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On the merits of speculation in food

It looks like the world\’s largest farm didn\’t do enough speculating:

Ivolga now controls 800,000 hectares of land in Kazakhstan, and 700,000 in Russia, most of it wheat-growing land developed as part of the Soviet Union\’s 1950s Virgin Lands campaign, when vast areas of previously barren steppe were brought into production.

\”They are the largest single entity in the world, but they have very low productivity,\” said Dr Selby. \”They got caught by that perfect storm in 2008 and 2009. They bought all their fertilisers at the top of the market and then sold all that crop into a very deflated market and made massive losses.\”

To be more specific, they didn\’t do enough hedging.

The difference between hedging and speculating is a fine one. Hedging refers to the actual producer (or consumer, or possibly transporter or storage peeps, if they are shipping or storing without fixed price contrats) making sure that they\’ve got a fixed price.

Speculating is just people playing around with money trying to make a profit, with no intention of producing, consuming, transporting or storing anything. Playing with pieces of paper.

As this story goes, wheat prices in 07/08 roared up. So, as of course we would want the world\’s largest farm to do, they planned to increase their production. One way of which is of course to raise the inputs like fertiliser (ie, intensify their production).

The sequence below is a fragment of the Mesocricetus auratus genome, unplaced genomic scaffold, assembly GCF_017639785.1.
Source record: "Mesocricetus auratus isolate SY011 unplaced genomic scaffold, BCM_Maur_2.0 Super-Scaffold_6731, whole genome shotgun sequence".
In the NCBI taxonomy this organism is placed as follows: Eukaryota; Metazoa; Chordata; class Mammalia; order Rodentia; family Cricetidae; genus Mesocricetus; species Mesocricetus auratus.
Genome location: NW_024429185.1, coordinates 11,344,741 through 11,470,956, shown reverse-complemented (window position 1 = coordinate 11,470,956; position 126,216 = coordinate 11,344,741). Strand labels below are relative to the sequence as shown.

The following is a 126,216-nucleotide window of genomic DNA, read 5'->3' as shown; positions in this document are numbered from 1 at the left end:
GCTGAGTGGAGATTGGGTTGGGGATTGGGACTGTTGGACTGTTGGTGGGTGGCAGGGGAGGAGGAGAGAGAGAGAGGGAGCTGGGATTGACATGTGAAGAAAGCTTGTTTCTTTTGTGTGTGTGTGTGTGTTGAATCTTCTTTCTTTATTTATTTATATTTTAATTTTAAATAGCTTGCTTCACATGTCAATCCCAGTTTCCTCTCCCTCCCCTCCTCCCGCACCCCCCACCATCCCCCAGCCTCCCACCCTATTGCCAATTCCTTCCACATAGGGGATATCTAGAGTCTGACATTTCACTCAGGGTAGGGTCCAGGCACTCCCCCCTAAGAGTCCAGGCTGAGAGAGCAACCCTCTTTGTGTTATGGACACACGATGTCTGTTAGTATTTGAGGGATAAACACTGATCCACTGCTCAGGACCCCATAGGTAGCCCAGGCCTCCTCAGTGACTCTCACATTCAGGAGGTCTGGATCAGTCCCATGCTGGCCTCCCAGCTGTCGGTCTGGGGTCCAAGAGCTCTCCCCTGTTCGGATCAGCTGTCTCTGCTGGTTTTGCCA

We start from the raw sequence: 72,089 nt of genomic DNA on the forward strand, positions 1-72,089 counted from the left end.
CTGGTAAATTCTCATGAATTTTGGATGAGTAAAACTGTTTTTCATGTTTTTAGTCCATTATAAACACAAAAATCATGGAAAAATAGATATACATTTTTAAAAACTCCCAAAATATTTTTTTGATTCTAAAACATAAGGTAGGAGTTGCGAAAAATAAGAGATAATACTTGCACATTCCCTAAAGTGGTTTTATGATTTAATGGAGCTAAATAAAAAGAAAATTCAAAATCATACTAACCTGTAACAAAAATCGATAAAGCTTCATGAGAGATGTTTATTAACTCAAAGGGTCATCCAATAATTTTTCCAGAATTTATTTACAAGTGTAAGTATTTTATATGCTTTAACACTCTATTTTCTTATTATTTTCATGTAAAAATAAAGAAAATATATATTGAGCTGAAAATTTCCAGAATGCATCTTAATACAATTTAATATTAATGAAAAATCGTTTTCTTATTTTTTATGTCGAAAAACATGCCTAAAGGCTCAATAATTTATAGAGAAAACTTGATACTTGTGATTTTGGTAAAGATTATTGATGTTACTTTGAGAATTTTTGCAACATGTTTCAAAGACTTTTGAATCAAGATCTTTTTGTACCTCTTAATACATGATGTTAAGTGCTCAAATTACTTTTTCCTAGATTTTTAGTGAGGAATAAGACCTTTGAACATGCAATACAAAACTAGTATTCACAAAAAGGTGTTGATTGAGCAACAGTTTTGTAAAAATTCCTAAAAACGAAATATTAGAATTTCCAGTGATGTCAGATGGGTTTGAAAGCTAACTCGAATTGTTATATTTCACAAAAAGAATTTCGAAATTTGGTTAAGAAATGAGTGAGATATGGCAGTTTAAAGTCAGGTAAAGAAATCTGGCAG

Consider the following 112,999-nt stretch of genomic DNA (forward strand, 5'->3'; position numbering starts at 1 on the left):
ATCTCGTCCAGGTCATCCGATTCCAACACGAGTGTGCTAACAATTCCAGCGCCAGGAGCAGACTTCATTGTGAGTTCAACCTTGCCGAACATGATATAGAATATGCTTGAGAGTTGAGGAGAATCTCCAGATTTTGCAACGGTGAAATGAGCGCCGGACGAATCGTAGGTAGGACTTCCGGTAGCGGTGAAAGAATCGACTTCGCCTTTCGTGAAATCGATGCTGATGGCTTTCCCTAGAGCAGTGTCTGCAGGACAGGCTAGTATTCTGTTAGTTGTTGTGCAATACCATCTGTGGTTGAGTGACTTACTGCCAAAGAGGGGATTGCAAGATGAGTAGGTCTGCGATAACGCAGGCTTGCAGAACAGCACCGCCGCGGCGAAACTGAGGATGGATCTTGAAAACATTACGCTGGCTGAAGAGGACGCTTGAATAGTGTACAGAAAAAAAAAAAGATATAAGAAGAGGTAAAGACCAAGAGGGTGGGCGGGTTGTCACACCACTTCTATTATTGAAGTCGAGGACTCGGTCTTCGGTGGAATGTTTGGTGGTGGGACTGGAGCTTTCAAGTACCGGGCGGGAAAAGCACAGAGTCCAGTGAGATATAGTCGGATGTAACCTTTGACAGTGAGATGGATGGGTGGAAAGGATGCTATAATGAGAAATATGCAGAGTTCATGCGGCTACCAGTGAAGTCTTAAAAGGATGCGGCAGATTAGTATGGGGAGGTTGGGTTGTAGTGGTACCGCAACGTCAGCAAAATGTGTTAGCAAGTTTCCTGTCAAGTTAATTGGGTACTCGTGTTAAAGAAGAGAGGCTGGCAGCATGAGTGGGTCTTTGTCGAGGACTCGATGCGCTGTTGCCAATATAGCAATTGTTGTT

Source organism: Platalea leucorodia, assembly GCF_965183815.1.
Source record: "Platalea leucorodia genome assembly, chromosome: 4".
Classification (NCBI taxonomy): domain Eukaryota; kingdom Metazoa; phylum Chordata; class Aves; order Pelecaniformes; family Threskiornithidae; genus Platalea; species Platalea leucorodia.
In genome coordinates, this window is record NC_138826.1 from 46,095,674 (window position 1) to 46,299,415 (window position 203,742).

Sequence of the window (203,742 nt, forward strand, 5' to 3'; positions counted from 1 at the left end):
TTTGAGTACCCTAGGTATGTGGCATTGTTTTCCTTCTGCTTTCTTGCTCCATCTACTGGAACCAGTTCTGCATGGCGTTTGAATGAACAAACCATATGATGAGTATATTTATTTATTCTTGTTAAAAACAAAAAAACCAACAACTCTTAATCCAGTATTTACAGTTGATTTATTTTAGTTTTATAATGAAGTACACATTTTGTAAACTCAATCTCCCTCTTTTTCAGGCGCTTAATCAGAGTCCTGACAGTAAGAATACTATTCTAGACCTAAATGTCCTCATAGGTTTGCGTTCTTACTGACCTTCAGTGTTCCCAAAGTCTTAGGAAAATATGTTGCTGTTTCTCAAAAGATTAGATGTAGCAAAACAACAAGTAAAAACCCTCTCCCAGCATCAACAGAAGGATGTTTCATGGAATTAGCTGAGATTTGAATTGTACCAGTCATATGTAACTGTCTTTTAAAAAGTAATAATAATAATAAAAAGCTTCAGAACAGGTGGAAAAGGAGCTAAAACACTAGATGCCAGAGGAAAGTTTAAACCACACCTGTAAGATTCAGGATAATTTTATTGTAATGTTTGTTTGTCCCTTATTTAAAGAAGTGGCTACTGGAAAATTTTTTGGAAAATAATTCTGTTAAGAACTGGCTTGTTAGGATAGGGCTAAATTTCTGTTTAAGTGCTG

OK. But by the time that crop came to market, the price had collapsed. That world\’s largest farm is now near bankruptcy and needs an equity injection from an investor.

*Shrug*. You get it wrong, you go bust, somone else takes over the assets, that\’s capitalism.

Now what they should have done (easy in hindsight of course) was hedge that crop. With yields about 2 tonnes per hectare (extensive, not intensive agriculture here) that\’s a crop of perhaps 3 million tonnes of wheat.

And that\’s where our speculators come in. They would be the ones who took that price risk. The farm sells the wheat forward (\”we\’ll deliver 3 million tonnes in September but we\’ll fix the price now\”) and if the price crashes in the interim, the farm still gets the money. The speculators, of course, are shit out of luck.

That\’s what they\’re for, the speculators, to carry these sorts of price risks.

And, as you can see, when people don\’t pass risks on to speculators they risk going bust.

That\’s the problem with the world today you see: not enough speculation in food.

2 thoughts on “On the merits of speculation in food”

  1. Food is one of the great issues that causes countries to collapse – food price instability has caused problems in the past – famine often precedes regime change both in the ancient world and here in the modern world.
    Farmers like to have a guarantee for their crop the interesting question is how much do they value their security – what percentage can the “insurer” / “speculator” take for his/her share of the risk?

    Tim adds: Quite: and the more speculators there are, the less they can charge.

  2. Yes, but the various Guardianistas, TJNers et al never publish the losses only the profits, which allows them to continue in full flight upon their banker bashing hobby horse.

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